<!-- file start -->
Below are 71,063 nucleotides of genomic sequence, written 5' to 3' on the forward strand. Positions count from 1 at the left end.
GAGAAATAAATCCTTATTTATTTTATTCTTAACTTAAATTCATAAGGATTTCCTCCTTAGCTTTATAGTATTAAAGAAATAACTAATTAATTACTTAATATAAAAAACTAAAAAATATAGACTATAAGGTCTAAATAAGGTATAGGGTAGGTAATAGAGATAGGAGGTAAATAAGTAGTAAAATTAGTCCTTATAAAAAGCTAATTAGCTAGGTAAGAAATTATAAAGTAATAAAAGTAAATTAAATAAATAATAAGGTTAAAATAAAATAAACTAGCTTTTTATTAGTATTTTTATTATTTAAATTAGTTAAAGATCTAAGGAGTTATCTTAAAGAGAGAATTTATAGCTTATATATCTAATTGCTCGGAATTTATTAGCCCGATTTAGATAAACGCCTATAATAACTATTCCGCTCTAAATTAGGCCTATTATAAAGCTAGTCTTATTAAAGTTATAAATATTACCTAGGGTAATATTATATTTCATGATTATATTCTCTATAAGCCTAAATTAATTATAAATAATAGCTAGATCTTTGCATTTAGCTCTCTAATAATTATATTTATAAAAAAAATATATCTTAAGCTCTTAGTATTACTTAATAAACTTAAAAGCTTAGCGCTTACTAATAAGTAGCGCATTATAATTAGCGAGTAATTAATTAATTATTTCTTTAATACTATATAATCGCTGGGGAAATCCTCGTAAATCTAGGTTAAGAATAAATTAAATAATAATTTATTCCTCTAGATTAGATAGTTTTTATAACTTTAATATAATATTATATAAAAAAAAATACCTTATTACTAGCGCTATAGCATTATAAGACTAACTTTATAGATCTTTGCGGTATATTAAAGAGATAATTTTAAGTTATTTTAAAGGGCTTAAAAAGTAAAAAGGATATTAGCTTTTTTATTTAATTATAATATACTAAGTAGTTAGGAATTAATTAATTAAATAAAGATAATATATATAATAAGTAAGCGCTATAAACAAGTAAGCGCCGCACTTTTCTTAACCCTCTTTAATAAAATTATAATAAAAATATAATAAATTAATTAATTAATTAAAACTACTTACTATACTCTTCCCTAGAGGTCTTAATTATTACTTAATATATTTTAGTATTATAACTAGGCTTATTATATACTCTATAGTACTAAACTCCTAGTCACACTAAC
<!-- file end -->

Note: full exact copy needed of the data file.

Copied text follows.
Below are 71,063 nucleotides of genomic sequence, written 5' to 3' on the forward strand. Positions count from 1 at the left end.
GAGAAATAAATCCTTATTTATTTTATTCTTAACTTAAATTCATAAGGATTTCCTCCTTAGCTTTATAGTATTAAAGAAATAACTAATTAATTACTTAATATAAAAAACTAAAAAATATAGACTATAAGGTCTAAATAAGGTATAGGGTAGGTAATAGAGATAGGAGGTAAATAAGTAGTAAAATTAGTCCTTATAAAAAGCTAATTAGCTAGGTAAGAAATTATAAAGTAATAAAAGTAAATTAAATAAATAATAAGGTTAAAATAAAATAAACTAGCTTTTTATTAGTATTTTTATTATTTAAATTAGTTAAAGATCTAAGGAGTTATCTTAAAGAGAGAATTTATAGCTTATATATCTAATTGCTCGGAATTTATTAGCCCGATTTAGATAAACGCCTATAATAACTATTCCGCTCTAAATTAGGCCTATTATAAAGCTAGTCTTATTAAAGTTATAAATATTACCTAGGGTAATATTATATTTCATGATTATATTCTCTATAAGCCTAAATTAATTATAAATAATAGCTAGATCTTTGCATTTAGCTCTCTAATAATTATATTTATAAAAAAAATATATCTTAAGCTCTTAGTATTACTTAATAAACTTAAAAGCTTAGCGCTTACTAATAAGTAGCGCATTATAATTAGCGAGTAATTAATTAATTATTTCTTTAATACTATATAATCGCTGGGGAAATCCTCGTAAATCTAGGTTAAGAATAAATTAAATAATAATTTATTCCTCTAGATTAGATAGTTTTTATAACTTTAATATAATATTATATAAAAAAAAATACCTTATTACTAGCGCTATAGCATTATAAGACTAACTTTATAGATCTTTGCGGTATATTAAAGAGATAATTTTAAGTTATTTTAAAGGGCTTAAAAAGTAAAAAGGATATTAGCTTTTTTATTTAATTATAATATACTAAGTAGTTAGGAATTAATTAATTAAATAAAGATAATATATATAATAAGTAAGCGCTATAAACAAGTAAGCGCCGCACTTTTCTTAACCCTCTTTAATAAAATTATAATAAAAATATAATAAATTAATTAATTAATTAAAACTACTTACTATACTCTTCCCTAGAGGTCTTAATTATTACTTAATATATTTTAGTATTATAACTAGGCTTATTATATACTCTATAGTACTAAACTCCTAGTCACACTAAC